The results from this run are quite curious, because we see a great deal more variation of q3 and q5 compared with q1. As with expt2, we see q3 taking some dips of several percent lasting for a few tens of minutes, without the other q factors being affected. Q1 hardly altered at all, until the night of the 26th/27th, when the temperature fell to the dew point and there was rain during the morning. All three q factors were pulled down by this, with the highest frequency modes being affected most of all - by up to 20%. A few minor problems occured during this run, which left gaps in the data. We suspect that spikes from the pinger were crashing the scope/computer data transfer by coupling through the temperature sensor leads. Reorganising the grounding arrangements around the scope seemed to cure things.

Experiment 6

Expt 5 was cancelled and we moved on to expt6 which is the same coil again, in the same location, but now fitted with a John Freau 4"x13" toroid. Things were pretty stable for the first two days until 5pm on the 1st, when rain and snow coincided with a sudden fall of q1 by around 15%. No immediate effect on q3 and q5, but these fell gradually by a similar overall amount, but took around 12 hours to do so.

Those q3 dips that we saw plenty of in the previous experiments are conspicuously absent from this run. During the evening of the 3rd, the roof was dampened lightly around the test coil. Ignoring one set of data readings because the experimenter was near the coil at the time, we saw q1 drop by 20% and took around 20 minutes to recover. Q3 dropped by only 1.5% and recovered in 5 or 10 minutes, and q5 was not noticeably affected.

Experiment 7

The test coil was moved outside for the next two, fairly short experiments. The aim was to get a rough idea of the kind of Q variations seen on an outdoor setup.

Expt7 produced some interesting short term variations of all three q factors. These are noisy variations of around 1% amplitude. In the case of q5, this variation is about the same size as the experimental noise, but in common with the other two modes, the variations are correlated quite a lot from one sample to the next, so they are likely to be genuine variations. In the case of q1 and q3, the variations are at times an order of magnitude higher than the noise floor. These noisy variations of q1 and q3 abruptly cut off in the early hours of the 6th, and gradually come back again during the day. The sudden temperature rise on the local sensor coincided with the sun hitting the coil. A most interesting behaviour is that throughout the experiment, q5 trends in the opposite direction to q1 and q3, which remain more or less in step with each other. It's worth looking at a graph of frequency against temperatures for this experiment,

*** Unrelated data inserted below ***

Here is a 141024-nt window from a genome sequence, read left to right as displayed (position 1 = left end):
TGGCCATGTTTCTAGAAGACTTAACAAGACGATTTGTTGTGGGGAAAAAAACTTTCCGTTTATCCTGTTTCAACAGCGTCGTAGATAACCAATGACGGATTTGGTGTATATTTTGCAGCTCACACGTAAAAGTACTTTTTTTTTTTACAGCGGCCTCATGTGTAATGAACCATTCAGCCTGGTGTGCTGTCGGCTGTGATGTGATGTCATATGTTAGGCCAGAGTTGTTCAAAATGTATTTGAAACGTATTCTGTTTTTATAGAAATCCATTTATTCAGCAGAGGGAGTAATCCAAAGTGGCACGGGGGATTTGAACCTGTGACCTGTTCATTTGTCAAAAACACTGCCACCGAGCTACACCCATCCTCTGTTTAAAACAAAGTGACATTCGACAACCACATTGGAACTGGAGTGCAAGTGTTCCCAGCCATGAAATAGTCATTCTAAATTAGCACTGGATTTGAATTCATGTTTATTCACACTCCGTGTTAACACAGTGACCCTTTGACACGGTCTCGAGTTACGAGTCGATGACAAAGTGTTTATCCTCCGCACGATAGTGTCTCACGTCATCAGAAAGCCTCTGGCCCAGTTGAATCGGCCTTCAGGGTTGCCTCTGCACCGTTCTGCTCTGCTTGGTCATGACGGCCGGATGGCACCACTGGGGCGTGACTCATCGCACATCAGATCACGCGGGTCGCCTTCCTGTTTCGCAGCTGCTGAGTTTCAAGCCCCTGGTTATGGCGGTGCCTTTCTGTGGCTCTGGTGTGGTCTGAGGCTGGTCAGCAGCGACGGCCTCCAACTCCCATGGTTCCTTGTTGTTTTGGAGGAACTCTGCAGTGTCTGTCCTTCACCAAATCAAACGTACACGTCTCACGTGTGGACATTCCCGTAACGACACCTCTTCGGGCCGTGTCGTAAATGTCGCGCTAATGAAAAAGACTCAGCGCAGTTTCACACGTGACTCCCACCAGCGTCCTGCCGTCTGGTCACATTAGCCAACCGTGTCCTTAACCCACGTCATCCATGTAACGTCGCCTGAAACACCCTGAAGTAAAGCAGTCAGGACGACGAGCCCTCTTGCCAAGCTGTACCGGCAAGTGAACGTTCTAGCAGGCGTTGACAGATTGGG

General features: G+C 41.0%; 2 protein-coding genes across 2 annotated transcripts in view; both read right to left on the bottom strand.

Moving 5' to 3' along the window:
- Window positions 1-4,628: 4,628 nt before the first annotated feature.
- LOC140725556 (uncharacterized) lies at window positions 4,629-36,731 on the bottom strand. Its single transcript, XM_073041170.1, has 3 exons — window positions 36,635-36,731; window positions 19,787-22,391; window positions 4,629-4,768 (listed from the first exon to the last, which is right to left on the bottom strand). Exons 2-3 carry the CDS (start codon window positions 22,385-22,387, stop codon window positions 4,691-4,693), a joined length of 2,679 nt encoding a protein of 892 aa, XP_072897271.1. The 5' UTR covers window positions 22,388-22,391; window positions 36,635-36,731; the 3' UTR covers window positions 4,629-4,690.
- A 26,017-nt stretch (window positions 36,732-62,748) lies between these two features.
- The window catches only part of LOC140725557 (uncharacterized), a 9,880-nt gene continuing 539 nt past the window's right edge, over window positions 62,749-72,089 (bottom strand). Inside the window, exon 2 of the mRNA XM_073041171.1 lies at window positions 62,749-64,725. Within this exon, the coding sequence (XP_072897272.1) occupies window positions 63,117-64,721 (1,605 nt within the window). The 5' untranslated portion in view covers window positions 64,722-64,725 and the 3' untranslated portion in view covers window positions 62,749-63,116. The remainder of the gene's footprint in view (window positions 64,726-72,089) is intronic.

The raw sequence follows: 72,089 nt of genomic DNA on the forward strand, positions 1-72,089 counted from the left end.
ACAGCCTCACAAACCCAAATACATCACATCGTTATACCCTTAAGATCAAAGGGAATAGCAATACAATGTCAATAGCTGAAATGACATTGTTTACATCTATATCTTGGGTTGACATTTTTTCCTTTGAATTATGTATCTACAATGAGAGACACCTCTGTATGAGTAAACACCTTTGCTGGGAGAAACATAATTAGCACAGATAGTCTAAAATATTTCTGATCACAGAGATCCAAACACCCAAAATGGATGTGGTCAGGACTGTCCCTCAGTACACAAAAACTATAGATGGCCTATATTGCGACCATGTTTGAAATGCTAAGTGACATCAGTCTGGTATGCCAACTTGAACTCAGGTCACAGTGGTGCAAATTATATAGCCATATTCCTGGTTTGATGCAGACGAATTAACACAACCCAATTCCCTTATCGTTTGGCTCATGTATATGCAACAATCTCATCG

We see that although q5 trends oppositely to the others, all three frequencies trend together, although by significantly different amounts, with the higher modes changing by the highest percentage.

Experiment 8

Expt8 continues on from expt7 after a gap of an hour, during which the lawn was watered and q1 increased by 2.5% and both q3 and q5 increased by 5%. Over the next 8 hours q1 fell by around 7%, and q3 by half that. q5 continued to do its own thing.

A most notable point about q1 and q3 in these last two experiments is that, contrary to the indoor experiments, these two q factors are varying in step with temperature. We expect Q factor to fall as the winding resistance rises with temperature, so the contrary behaviour of q1 and q3 in these outdoor experiments is interesting.

  Comments and Conclusions

We've had around 25 days worth of data collection, involving three coils and two locations, with various events of rain, snow, icing, with the full envelope of temperature and humidity being visited. That's enough for us to get a feel for the typical q and f variations. We've observed a number of effects:


and outdoors:

Some of these results are not at all surprising. For example, except for q1 and q3 on the lawn, the general trend of q with temperature is of about the expected size and direction. The response of q1 to moisture on the nearby roof is also not surprising, but the amount by which the q factor can be reduced can clearly be very high in some situations, and might be enough to cause problems when trying to work a coil in a shed or garage on a rainy night.

Perhaps most interesting are the short term variations, on a timescale of a few minutes, seen during icing of the roof and when the coil was set up over the lawn. Clearly the coil is responding to changes in its environment taking place on the same short timescale. Random variation of the combined resistance of the ground return paths may be involved, with multiple paths continually forming and decaying in the ground. We are also at a loss to explain the short term q3 dips seen in several of the attic runs. These are quite noticeable and last for 20-30 mins, with a roughly gaussian profile. One possibility is that another coil, somewhere in the building, happened to have a resonant mode that was drifting in and out of tune with our mode 3.

With this fairly casual set of experiments, it has only been possible to briefly sample the territory ahead, but this is quite sufficient to indicate that there are interesting things to be brought out. These tests have allowed us to iron out some of the problems with the equipment and we can now expect to do 5 day runs with only an hour or two of downtime, if any. In order to progress further we will have to plan some more carefully controlled tests in order to isolate the various factors involved, and these will hopefully proceed in the near future.

  Detailed Results and Raw Data

For further details on the above experiments, consult

Maintainer Paul Nicholson, tssp0807@abelian.org.